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Either firestone or airlift. Since these are coil spring rears the only thing avail is the bag that goes inside the coils and can be had for as little as $100. Although this doesn't include a compressor or anythig. And you need to add air manually. On board systems for the rear are 3-$600 depending on heavy duty compressor and Independant control of left/right bags. There's also a full setup for the whole truck for ~$1,600 I think it's airlift.

I'll find links later. But Firestone and airlift are the two I'm looking at.
 

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Question. Why doesn't the constant friction against the sides of those air bags by the coil springs wear holes in the bags?

I had some that were part of the shocks but INSIDE the coils to rub and get smacked with dirt, sticks, rocks etc. seems a likely place for failure.
 

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Remember, air bags will not increase payload capacity, gvw, or gawr. They will only help level.
 

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Remember, air bags will not increase payload capacity, gvw, or gawr. They will only help level.
I disagree entirely. The spring tension in the coil spring suspension provides 100% of the structural support to the back end. Air bags would absolutely increase the payload because they're reducing the stress on the actual springs themselves. It's not like typical shocks(which mostly only provide rebound control) air bags are actually physically holding weight. In a Dodge I can't begin to believe that improving the physical structure of support fails to increase payload. GVW and GCWR wouldn't change because the powertrain hasn't changed, but the vehicle's structural ability to support weight in the back end would increase how could it not!?
 

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I disagree entirely. The spring tension in the coil spring suspension provides 100% of the structural support to the back end. Air bags would absolutely increase the payload because they're reducing the stress on the actual springs themselves. It's not like typical shocks(which mostly only provide rebound control) air bags are actually physically holding weight. In a Dodge I can't begin to believe that improving the physical structure of support fails to increase payload. GVW and GCWR wouldn't change because the powertrain hasn't changed, but the vehicle's structural ability to support weight in the back end would increase how could it not!?
Actually I looked into it and although the physical integrity is increased, you can't legally increase the payload beyond manufacturer's specs by any means. So whether or not your truck handles it is irrelevant you can't get caught doing it
 

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The main reason I purchased the air system was to help with towing performance. My travel trailer tow weight is only 7200lbs fully loaded. I hope that I won't miss my 3500 5.9 cummins towing experince that I enjoy so much.
 

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Actually I looked into it and although the physical integrity is increased, you can't legally increase the payload beyond manufacturer's specs by any means. So whether or not your truck handles it is irrelevant you can't get caught doing it
+1. Every once and a while a story pops up where some guy was pulling too much load and something went bad. Not necessarily went bad because was pulling (or carrying) too much load mind you. I mean something went bad and, oh by the way, his truck was overloaded. The story inevitably goes on to civil suits and sometime criminal courts....it can get really bad if the other side gets all lawyered up. So a person may think that a mod lets them tow or carry more, but if something goes wrong what will really matter is how well you can defend yourself against a lawyer that is entirely capable of convincing a jury that the Earth rotates around the sun. Being on the right side of the OEM specs will help your defense a lot. It might not be enough, but it will help.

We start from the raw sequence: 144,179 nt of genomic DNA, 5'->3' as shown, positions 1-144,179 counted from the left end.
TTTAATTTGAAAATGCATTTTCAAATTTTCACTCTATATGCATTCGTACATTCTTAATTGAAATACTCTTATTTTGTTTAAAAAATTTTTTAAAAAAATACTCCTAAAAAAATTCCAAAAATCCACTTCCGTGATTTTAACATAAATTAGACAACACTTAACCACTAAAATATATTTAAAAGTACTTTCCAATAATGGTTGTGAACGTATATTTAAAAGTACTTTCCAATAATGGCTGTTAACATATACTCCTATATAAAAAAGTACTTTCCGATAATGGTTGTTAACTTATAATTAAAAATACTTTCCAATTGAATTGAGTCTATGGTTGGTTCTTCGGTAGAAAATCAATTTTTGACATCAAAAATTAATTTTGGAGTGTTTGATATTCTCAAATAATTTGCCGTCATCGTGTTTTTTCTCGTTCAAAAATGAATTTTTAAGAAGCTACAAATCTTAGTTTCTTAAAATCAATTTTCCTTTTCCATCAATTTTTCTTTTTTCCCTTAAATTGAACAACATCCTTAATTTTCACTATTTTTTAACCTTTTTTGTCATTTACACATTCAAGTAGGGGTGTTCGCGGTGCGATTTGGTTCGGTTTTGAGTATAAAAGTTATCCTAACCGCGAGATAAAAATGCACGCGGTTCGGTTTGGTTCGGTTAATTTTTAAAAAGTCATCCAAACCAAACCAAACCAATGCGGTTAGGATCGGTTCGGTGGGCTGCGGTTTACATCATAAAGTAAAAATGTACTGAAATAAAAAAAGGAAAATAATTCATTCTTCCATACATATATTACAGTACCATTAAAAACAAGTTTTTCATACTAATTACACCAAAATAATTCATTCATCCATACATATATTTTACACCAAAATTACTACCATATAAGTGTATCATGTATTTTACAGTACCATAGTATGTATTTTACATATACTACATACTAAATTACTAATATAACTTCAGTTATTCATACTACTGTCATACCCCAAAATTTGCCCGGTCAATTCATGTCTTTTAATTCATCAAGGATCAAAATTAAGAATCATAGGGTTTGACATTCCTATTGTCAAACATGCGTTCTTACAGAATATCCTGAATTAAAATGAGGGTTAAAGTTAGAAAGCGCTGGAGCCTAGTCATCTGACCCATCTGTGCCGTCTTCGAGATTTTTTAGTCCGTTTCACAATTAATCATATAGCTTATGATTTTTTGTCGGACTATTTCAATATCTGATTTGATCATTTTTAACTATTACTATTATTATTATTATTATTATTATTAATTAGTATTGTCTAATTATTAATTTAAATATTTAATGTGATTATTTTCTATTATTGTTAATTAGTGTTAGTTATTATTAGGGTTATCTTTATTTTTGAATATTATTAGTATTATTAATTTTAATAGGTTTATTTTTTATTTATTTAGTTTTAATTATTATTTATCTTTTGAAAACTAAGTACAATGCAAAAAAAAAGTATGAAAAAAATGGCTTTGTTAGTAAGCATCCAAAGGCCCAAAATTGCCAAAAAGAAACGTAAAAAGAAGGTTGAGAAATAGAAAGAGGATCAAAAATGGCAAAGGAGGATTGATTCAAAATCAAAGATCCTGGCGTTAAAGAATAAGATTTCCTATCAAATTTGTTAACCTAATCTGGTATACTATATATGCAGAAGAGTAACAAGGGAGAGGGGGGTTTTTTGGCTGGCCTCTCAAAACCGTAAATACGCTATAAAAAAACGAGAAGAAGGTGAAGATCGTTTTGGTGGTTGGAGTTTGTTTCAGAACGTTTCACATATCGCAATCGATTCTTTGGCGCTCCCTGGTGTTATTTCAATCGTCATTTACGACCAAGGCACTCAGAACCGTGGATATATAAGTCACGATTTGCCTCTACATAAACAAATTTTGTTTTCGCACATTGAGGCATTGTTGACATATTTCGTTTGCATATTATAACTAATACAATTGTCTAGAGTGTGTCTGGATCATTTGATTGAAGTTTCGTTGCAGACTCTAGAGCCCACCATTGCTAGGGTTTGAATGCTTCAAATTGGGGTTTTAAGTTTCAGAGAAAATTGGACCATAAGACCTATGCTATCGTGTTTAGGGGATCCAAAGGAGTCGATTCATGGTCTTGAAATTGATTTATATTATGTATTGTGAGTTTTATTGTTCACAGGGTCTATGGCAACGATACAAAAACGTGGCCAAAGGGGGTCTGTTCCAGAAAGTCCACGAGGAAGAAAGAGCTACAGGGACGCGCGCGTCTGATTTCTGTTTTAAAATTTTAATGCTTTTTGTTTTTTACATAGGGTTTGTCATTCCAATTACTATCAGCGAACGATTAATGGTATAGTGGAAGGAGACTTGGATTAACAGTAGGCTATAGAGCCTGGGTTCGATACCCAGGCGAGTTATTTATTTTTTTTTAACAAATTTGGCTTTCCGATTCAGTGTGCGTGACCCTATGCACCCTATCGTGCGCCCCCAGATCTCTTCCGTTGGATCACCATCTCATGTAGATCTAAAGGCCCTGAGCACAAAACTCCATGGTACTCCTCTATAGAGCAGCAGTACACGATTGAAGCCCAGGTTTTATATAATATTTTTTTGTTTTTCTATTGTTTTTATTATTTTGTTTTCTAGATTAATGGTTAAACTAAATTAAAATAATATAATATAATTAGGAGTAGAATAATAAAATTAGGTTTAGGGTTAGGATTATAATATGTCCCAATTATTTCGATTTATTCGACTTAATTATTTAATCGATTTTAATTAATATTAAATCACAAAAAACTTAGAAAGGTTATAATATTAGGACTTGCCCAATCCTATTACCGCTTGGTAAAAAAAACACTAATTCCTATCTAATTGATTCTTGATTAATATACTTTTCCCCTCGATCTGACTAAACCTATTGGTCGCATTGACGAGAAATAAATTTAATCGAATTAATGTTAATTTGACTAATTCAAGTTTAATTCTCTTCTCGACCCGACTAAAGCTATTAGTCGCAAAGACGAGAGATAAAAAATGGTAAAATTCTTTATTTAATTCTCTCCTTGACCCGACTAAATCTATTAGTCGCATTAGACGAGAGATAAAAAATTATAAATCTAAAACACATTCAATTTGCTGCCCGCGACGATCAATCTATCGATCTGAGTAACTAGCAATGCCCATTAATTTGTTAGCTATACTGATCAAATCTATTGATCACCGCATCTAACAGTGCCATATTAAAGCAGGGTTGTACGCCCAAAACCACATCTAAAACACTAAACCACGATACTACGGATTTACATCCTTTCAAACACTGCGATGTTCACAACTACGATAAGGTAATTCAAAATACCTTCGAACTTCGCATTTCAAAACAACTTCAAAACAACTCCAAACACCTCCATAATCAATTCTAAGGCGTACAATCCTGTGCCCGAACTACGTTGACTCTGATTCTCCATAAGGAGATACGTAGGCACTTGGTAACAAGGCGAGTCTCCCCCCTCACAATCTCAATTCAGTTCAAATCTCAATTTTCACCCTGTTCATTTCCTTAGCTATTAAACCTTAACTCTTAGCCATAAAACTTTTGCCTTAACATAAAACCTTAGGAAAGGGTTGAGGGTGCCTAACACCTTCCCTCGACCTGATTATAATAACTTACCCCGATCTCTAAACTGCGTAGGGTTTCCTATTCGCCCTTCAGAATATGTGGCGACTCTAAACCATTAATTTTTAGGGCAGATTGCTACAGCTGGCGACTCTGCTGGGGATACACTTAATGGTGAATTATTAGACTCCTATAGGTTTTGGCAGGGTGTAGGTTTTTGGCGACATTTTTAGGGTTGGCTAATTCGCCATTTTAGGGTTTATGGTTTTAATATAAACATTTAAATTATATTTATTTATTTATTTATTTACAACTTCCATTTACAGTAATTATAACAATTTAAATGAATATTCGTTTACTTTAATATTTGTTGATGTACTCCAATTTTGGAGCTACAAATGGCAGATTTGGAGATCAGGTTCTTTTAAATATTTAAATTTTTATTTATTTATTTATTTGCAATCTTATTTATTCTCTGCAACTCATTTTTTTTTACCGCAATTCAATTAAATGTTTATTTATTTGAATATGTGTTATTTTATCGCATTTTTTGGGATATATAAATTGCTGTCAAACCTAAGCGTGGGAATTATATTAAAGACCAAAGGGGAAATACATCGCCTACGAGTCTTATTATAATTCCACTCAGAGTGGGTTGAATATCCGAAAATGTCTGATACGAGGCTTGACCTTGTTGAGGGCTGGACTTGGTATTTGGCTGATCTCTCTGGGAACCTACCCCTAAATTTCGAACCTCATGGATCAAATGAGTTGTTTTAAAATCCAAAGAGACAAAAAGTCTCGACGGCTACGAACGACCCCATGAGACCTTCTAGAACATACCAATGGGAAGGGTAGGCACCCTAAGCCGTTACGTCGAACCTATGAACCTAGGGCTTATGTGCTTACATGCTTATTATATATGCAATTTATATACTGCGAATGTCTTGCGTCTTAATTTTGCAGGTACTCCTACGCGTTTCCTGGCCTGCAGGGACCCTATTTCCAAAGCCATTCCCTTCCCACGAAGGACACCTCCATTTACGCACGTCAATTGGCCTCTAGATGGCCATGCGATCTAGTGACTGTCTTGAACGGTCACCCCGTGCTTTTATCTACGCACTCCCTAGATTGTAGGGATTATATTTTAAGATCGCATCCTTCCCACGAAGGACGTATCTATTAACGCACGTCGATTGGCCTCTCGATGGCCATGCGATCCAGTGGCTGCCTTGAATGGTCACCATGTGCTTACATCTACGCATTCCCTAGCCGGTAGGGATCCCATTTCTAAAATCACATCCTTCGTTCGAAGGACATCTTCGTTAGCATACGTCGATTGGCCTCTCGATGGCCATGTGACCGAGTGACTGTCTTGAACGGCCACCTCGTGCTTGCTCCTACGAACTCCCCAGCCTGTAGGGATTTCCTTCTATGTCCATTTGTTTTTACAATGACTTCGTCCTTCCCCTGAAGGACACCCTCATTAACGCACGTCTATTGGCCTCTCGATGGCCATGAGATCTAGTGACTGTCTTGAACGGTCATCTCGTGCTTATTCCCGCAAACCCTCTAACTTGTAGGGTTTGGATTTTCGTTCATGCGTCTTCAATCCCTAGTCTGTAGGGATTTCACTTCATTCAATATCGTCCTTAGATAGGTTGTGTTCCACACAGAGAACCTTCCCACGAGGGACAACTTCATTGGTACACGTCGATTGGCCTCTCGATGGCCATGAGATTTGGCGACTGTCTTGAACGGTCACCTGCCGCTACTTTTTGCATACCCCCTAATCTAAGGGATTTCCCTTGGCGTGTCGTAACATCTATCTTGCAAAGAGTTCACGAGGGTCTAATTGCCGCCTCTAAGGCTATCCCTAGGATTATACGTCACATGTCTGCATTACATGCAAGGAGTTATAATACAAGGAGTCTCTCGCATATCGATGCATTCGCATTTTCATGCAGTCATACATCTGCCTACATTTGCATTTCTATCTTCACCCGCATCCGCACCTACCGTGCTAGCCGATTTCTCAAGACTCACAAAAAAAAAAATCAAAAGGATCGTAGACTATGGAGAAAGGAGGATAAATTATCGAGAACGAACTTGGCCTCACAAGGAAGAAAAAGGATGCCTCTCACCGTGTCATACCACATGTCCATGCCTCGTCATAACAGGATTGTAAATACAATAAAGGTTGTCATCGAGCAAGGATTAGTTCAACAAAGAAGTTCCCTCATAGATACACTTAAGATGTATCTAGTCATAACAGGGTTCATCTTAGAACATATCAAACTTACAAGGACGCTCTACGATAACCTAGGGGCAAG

I pull 7k lbs usually one weekend per month for on average 12-14hrs round trip with an F-250 diesel. If I downsize to one of these RAM ecodiesels, I too will prob get conventional springs with air bags in the rear. But as mentioned, it's more about helping the truck handle correctly, than any expectation that I'm increasing the truck's tow capacity. I'm kind of pulling this out of my butt tho. I've no personal experience with using rear airbags to help a light duty truck handle a heavy load, so I'm kind of in "hope" mode. I bet there's lots of good anecdotes to be found in the various towing forums tho.
 

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Load arguments always comes back to what does GVWR mean and what implications does that have? The answer depends on how we look at GVWR and payload capacity. GVWR presumably is what a truck can safely weigh when fully loaded. However, there is no clear formula or procedure for coming up with that number. Automotive engineers are elusive about how they arrive at it. Generally, GVWR has to do with how well the truck accelerates, stops, handles and operates while under a full load. But based on what standards?

If we believe the manufacturer's GVWR then there is nothing we can do to increase payload capacity other than having a certified shop upgrade the truck and issue an approved certificate. Several upgrades including air suspension have great advantages but they do not increase the official and mysterious GVWR.

If instead we go on the experience of many owners and upfitters who have tested trucks in real situations then we can consider the official rating as a guideline. The evidence suggests that it is safe to exceed the GVWR with some relatively minor upgrades, careful load placement, and common sense driving. How we personally treat it depends on our sensibilities and on how local authorities treat noncommercial loads.